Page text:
Since the start of the year, all eyes have been on Tibisay Lucena, the head of the Consejo Nacional Electoral. As the president of the country’s top electoral body, it is up to Lucena to announce election dates. In recent weeks, Lucena’s unwillingness to announce the date of this year’s parliamentary elections has been cause of some concern, leaving Venezuelans to wonder if the elections will take place at all.
Today, Lucena spoke on Televen’s Jose Vicente Hoy, and while she failed to give an exact date for the elections, she rehashed her assurance that they would take place later this year.
Lucena also spoke on the electoral process in general and the opposition’s doubts that it was fair, saying:
I know that not everyone in the opposition thinks this way [that the elections are rigged], and everyone has acknowledged that our electoral system is extremely safe and that it’s secured through all of the audits that we conduct.
She continued to tout the system’s ruggedness, saying that it was impossible to cheat in Venezuelan elections because access to the software that runs on the voting machines requires passwords from at least four different groups: the opposition, the government, the CNE and an independent auditor. According to Lucena, access to the machine’s software “is divided”, and:
… none of the parties can modify even the smallest thing [inside] the machines. They can’t because they don’t have a way to modify them, how to enter [the system], because they don’t have the passwords. The passwords are shared to stop unilateral access so that the electoral process can’t be modified. That’s the way it is.
Nearly a month ago, Lucena said that the date for the elections would be announced “within two weeks”. The closest Lucena came today to announcing a date was when she said that the elections would take place within the last three months of the year, a fact that has never been in any dispute. In an attempt to ease concerns, Lucena said:
Since the start of 2015 we’ve said that this is an election year. We’re going into primaries (…) the [CNE] has taken concrete steps towards an election that will take place.
Health Ministers: Venezuelan Doctors Aren’t Leaving Venezuela
Last month, Douglas Natera (the head of the Federacion Medica de Venezuela) gave an interview in which he claimed that 13,000 doctors have left Venezuelan in recent years in search of better wages outside of the country. Today, Minister of Health Henry Ventura that Natera was wrong, because over the past six years, “only 320 doctors have left Venezuela, most of them to go to graduate school and then come back to the country”.
Ventura’s figures are shockingly different from those of Natera, who runs the country’s largest medical union.
Ventura also called Natera a liar, saying:
Everything Natera says lacks any credibility, first of all because he never visits hospitals (…) and that’s why he gave that number,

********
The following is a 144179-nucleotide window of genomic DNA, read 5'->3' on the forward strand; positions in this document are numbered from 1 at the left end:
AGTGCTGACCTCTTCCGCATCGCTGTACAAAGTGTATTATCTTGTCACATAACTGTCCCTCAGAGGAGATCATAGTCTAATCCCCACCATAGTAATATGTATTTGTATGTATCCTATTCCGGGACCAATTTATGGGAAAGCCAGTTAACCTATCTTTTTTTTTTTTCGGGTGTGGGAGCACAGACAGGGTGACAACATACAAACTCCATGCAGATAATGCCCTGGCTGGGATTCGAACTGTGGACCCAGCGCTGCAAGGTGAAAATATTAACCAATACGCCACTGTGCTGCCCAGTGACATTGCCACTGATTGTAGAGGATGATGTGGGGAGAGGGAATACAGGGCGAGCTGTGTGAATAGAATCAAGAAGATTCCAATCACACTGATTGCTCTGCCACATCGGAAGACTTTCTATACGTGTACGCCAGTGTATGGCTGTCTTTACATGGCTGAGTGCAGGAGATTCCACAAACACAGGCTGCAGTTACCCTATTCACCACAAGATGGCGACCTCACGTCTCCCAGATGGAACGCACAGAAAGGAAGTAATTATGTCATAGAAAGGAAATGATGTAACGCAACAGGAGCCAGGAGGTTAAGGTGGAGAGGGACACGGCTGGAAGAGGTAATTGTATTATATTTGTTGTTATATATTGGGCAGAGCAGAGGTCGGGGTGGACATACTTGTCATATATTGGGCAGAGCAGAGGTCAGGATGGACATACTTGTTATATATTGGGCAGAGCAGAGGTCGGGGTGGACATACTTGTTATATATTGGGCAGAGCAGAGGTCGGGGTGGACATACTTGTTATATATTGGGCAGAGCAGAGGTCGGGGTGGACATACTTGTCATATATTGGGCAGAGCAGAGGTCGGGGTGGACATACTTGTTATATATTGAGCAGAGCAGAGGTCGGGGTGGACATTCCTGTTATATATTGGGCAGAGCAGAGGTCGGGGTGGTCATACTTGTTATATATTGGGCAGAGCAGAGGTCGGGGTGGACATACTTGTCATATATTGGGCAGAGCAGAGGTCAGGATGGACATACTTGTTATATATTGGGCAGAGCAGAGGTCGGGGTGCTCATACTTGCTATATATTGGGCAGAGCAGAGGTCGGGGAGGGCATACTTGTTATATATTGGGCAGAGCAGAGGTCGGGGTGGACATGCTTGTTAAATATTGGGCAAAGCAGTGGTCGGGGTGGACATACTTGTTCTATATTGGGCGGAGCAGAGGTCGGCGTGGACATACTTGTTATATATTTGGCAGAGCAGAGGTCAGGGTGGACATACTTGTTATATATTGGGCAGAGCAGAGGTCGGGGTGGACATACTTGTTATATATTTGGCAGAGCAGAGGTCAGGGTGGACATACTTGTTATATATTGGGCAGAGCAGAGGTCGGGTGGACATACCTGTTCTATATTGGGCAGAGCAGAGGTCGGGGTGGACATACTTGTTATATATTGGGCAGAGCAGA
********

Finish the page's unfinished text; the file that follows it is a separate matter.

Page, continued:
He added that the Ministry of Health is privy to the actual figure of emigrating doctors, since any Venezuelan wishing to practice medicine abroad must file paperwork through both the Ministry of Health and the Foreign Ministry.
Maduro Coming Back from Moscow
After attending Victory Day celebrations in Moscow this weekend, Maduro tweeted earlier today that he was on his way back to Venezuela. He also had a message to the country’s mothers:
With the strength of love and solidarity of the woman-mother we arise, always, with a faithful smile towards the future and sure of our victory.
Video of Students Mocking Maduro Hits YouTube
A video uploaded on May 8 shows what appear to be high schools students in a video mocking Maduro.
In the video, a student mimicking Maduro’s mannerisms rants against Obama and promises to give books to high school students around the country. The video can be seen below:
The student astutely mimics one of Maduro’s most infamous speech habits: giving feminine forms to masculine nouns (and vice-versa), a wholly unnecessary and grammatically incorrect exercise.
In Spanish, nouns have either a feminine (firma [signature], mesa [table], computadora [computer]) or masculine (libro [book], millon [million], joven [youth]) form. There is no particular reason why some nouns are masculine and some are feminine, and the noun’s “gender” cannot be interchanged.
In an attempt to appear fair to all genders, Maduro has in more than one occasion made the mistake of interchanging noun genders to the disappointed amusement of many Venezuelans.
In the video, the student mockingly explains that he has “millones y millonas de firmas y firmos“, and that he is going to give the “jovenes y jovanas” of the country “libros y libras”.
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